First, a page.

in 2001 a statue of Grant was erected in Millennium Square, in his city of birth Bristol, England.
Cary posed for publicity photographs for Indian Motorcycles in 1949.
Cary did a public service announcement for the American Lung Association's Christmas Seals in 1946, played during movie intermissions.
Cary was named the 2nd greatest Male Lead Actor, behind Humphrey Bogart, by the American Film Institute on June 16, 1999.
Cary was considered for the lead role in Lawrence Of Arabia (1962).
Cary turned down the role of Professor David Pollack in Arabesque (1966) even though the part had been written for him.
Cary became a creative consultant for the Faberge Cosmetics Company in 1967 and in May 1968, was elected to be a member of the board of directors of the company, a position he held until his death in 1986.
Cary turned down the role of James Bond in Dr. No (1962), saying he was too old to play the part, being 58 at the time.
Cary's real name was used as the character name of John Cleese, as "Archie Leach," in A Fish Called Wanda (1988).
Cary has a star on the Hollywood Walk Of Fame at 1610 Vine Street.
Cary was awarded the King's Medal for Service in the Cause of Freedom by King George VI, for his "outstanding service to the British War Relief Society," on April 18, 1947.
Cary refused the role of Henry Higgins in My Fair Lady (1964), promising he'd never watch the movie unless Rex Harrison repeated his stage role.
Cary had one daughter, Catherine, with his fourth wife, actress Dyan Cannon.
Other jobs Cary had before acting included acrobat, advertising, juggler, and lifeguard.
Cary maintained a year-round suntan to keep from wearing makeup.
Cary was nominated for the Golden Globe for Best Actor In A Musical Or Comedy four times, for the following films:
Operation Petticoat (1959)
That Touch of Mink (1962)
Cary was nominated for the Oscar for Best Actor In A Leading Role twice, in Penny Serenade (1942) and None But The Lonely Heart (1944). He was never nominated again due to his going freelance outside of the studio system, but was given an Honorary Oscar in 1970 in recognition of his contributions to film.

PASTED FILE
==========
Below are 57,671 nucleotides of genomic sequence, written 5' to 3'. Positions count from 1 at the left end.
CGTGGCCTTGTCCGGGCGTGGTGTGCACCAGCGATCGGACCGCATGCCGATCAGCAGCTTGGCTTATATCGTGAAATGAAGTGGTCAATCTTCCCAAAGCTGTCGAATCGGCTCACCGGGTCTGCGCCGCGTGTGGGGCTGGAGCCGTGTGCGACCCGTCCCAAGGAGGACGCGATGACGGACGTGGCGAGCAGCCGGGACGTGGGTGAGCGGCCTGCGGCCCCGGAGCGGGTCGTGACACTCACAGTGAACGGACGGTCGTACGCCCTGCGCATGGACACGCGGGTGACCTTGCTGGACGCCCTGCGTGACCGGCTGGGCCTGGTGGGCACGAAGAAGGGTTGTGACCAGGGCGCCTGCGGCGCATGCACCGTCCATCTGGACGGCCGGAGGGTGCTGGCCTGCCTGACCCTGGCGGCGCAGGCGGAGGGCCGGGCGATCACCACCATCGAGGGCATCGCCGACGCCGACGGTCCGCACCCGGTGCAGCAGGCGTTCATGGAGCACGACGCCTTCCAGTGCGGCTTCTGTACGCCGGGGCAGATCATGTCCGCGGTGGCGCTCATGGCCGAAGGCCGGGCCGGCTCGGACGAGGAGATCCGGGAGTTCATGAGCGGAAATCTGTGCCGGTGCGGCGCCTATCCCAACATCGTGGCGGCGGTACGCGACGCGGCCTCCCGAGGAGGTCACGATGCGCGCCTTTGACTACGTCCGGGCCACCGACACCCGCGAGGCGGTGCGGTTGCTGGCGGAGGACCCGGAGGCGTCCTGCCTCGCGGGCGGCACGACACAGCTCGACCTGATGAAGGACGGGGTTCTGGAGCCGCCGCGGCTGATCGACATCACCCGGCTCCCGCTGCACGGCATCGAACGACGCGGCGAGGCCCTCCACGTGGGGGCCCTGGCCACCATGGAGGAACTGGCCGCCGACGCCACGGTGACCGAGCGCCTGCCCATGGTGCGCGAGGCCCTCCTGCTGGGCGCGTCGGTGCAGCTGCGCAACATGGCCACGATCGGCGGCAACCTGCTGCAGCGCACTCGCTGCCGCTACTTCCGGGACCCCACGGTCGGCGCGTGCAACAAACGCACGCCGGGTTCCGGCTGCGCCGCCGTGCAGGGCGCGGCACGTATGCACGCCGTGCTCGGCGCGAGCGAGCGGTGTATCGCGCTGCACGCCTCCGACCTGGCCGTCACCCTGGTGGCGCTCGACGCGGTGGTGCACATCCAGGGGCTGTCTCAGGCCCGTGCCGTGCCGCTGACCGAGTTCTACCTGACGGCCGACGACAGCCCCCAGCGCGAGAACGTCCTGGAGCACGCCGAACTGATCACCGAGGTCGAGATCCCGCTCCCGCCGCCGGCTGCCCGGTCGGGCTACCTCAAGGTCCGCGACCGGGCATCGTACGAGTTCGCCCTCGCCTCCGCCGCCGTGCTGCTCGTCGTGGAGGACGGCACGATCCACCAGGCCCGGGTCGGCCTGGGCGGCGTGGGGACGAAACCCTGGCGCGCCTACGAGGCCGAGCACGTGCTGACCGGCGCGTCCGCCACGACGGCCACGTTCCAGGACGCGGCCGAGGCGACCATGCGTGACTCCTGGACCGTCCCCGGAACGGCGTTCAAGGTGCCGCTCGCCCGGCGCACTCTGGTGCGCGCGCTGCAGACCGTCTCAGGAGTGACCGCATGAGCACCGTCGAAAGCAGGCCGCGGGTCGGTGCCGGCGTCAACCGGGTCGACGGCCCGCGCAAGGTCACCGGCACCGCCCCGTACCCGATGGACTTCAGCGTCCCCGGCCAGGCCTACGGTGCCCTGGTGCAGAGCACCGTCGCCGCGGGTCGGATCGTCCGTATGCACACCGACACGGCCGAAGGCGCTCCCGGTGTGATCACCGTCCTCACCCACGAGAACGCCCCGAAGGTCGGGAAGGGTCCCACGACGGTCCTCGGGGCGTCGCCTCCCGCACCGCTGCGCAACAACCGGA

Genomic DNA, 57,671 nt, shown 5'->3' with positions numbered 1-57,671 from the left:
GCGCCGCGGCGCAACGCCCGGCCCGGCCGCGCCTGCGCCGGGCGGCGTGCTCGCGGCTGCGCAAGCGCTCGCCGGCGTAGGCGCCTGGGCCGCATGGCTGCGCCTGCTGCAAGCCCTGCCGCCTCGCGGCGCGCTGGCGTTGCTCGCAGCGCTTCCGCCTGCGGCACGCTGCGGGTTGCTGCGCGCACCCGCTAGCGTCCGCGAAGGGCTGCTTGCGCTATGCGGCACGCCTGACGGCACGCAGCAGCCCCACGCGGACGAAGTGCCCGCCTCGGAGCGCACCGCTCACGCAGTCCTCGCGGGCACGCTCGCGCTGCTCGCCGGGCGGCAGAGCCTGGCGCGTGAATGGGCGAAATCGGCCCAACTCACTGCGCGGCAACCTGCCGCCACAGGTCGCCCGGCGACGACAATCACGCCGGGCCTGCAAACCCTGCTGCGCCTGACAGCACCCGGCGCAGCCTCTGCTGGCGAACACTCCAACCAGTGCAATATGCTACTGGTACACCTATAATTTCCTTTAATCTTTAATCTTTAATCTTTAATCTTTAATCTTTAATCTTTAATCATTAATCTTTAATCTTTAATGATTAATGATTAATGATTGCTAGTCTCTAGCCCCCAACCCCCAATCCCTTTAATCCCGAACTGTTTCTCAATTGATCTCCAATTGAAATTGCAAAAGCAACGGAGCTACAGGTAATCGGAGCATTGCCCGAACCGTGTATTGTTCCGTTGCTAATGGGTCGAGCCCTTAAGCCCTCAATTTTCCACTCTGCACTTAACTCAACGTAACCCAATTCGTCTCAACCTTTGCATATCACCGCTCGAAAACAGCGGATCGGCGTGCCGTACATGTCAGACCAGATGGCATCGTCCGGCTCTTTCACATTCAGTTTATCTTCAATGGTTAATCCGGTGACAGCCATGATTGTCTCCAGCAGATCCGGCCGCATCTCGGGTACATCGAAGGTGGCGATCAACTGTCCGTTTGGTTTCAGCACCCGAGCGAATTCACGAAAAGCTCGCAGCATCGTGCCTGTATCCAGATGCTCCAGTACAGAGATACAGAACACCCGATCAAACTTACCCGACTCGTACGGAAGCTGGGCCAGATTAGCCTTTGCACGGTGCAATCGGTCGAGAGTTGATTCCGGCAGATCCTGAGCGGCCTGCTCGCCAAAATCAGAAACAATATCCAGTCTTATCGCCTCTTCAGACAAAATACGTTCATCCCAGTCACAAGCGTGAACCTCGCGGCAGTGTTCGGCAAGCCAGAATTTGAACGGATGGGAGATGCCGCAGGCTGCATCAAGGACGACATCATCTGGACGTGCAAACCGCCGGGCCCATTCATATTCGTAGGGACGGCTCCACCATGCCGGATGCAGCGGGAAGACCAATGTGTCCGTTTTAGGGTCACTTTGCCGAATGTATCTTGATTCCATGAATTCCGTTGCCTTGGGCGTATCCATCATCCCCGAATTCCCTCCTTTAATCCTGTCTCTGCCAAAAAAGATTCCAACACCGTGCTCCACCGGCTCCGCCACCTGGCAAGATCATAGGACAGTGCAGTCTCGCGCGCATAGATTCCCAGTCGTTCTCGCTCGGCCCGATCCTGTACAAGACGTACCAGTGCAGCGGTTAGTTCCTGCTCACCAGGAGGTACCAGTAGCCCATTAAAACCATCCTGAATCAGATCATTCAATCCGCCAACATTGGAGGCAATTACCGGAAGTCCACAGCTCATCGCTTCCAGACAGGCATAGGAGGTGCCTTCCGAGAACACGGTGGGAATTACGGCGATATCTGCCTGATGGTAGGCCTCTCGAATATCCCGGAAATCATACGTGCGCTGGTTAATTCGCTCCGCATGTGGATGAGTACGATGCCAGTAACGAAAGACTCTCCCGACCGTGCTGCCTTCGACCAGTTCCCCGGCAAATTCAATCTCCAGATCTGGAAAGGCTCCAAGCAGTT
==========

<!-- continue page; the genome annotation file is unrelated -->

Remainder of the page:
Cary was the first Hollywood actor to go freelance; after his contract ran out without MGM, he offered to work for any studio that offered him parts he liked.
Cary was far-sighted and often wore glasses off-camera.
Cary was featured on a 37¢ commemorative postage stamp from the U.S. Post Office in the Legends of Hollywood series, issued on October 15, 2002.
Cary was 6 feet 1 1/2 inches tall.
Cary took the role of Roger Thornhill in in Alfred Hitchcock's film North By Northwest (1959) after James Stewart turned it down. Stewart had taken a role of Cary's earlier after Grant turned it down, in Rope (1948), also directed by Hitchcock.
Cary has a bronze statue modeled after him at Millennium Square, in Bristol, England.
Cary shared a beach house with fellow actor Randolph Scott, for 12 years, after meeting him on the set of Hot Saturday (1932).
Cary was named the second greatest male actor of all time, behind Humphrey Bogart, on the American Film Institute's list of 100 Greatest Actors, on June 16, 1999.
Cary Grant appeared in over 75 films during his career.
Cary Grant was married five times. His first wife was Virginia Cherrill whom he married in 1934. The couple divorced in 1935. His next wife was Barbara Hutton. They were married between 1942 and 1945. His third - and longest - marriage was to Betsy Drake between 1949 and 1962. Grant's fourth marriage was to Dyan Cannon between 1965 and 1967. The couple had a child together. Grant's final marriage was to Barbara Harris. They were married from 1981 until Grant's death in 1986.
Cary Grant created his own production company, Grantley Productions, in the 1950s. The company produced many films including Indiscreet and That Touch of Mink.
Cary used to sell his autograph to fans for $0.25.
Ian Fleming modeled the James Bond character partially with Grant in mind.
Cary Grant was one of the first 100 to be honoured with his name set into the pavement in London's 'Avenue of the Stars' in Convent Garden.
According to Cary Grant his daughter, Jennifer, was his best production.
(as Mortimer Brewster in Arsenic And Old Lace (1944))
Cary Grant: Insanity runs in my family... It practically gallops.
Cary Grant: They all repeat the rumors that I'm a tightwad and that I'm a homosexual. Now I don't feel that either of those is an insult, but it's all nonsense.
Cary Grant: When people tell you how young you look, they are telling you how old you are.
Cary Grant: My formula for living is quite simple. I get up in the morning and I go to bed at night. In between, I occupy myself as best I can.
Cary Grant: Everyone tells me I've had such an interesting life, but sometimes I think it's been nothing but stomach disturbances and self-concern.
Cary Grant: The only really good thing about acting is that there's no heavy lifting.
Cary Grant: Divorce is a game played by lawyers.
(when asked "Who is Cary Grant?")
Cary Grant: When you find out, tell me.
Cary Grant: I pretended to be somebody I wanted to be until finally I became that person. Or he became me.
Cary Grant: It takes 500 small details to add up to one favorable impression.
Cary Grant: No money, no material reward is comparable to the praise, the shouts of well done and accompanying pat on the back of one's fellowman.
Cary Grant: To succeed with the opposite sex, tell her you are impotent; she can't wait to disprove it.